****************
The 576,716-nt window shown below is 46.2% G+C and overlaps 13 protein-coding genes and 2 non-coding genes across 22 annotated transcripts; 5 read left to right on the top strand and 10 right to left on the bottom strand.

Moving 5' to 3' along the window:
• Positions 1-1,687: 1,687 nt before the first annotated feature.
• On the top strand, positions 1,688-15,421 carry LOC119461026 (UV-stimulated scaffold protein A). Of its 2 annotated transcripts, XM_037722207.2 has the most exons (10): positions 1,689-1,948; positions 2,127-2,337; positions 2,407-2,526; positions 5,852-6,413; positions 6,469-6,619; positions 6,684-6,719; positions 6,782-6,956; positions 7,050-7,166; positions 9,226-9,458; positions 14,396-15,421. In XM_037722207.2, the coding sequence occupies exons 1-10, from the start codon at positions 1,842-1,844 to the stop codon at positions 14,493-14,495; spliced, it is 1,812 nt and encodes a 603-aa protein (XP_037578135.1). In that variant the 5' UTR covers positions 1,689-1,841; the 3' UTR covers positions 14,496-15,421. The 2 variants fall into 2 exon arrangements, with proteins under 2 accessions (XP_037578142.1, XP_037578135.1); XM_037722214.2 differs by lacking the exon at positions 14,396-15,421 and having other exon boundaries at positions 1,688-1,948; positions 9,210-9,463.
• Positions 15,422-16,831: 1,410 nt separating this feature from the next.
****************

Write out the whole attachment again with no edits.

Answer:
The 576,716-nt window shown below is 46.2% G+C and overlaps 13 protein-coding genes and 2 non-coding genes across 22 annotated transcripts; 5 read left to right on the top strand and 10 right to left on the bottom strand.

Moving 5' to 3' along the window:
• Positions 1-1,687: 1,687 nt before the first annotated feature.
• On the top strand, positions 1,688-15,421 carry LOC119461026 (UV-stimulated scaffold protein A). Of its 2 annotated transcripts, XM_037722207.2 has the most exons (10): positions 1,689-1,948; positions 2,127-2,337; positions 2,407-2,526; positions 5,852-6,413; positions 6,469-6,619; positions 6,684-6,719; positions 6,782-6,956; positions 7,050-7,166; positions 9,226-9,458; positions 14,396-15,421. In XM_037722207.2, the coding sequence occupies exons 1-10, from the start codon at positions 1,842-1,844 to the stop codon at positions 14,493-14,495; spliced, it is 1,812 nt and encodes a 603-aa protein (XP_037578135.1). In that variant the 5' UTR covers positions 1,689-1,841; the 3' UTR covers positions 14,496-15,421. The 2 variants fall into 2 exon arrangements, with proteins under 2 accessions (XP_037578142.1, XP_037578135.1); XM_037722214.2 differs by lacking the exon at positions 14,396-15,421 and having other exon boundaries at positions 1,688-1,948; positions 9,210-9,463.
• Positions 15,422-16,831: 1,410 nt separating this feature from the next.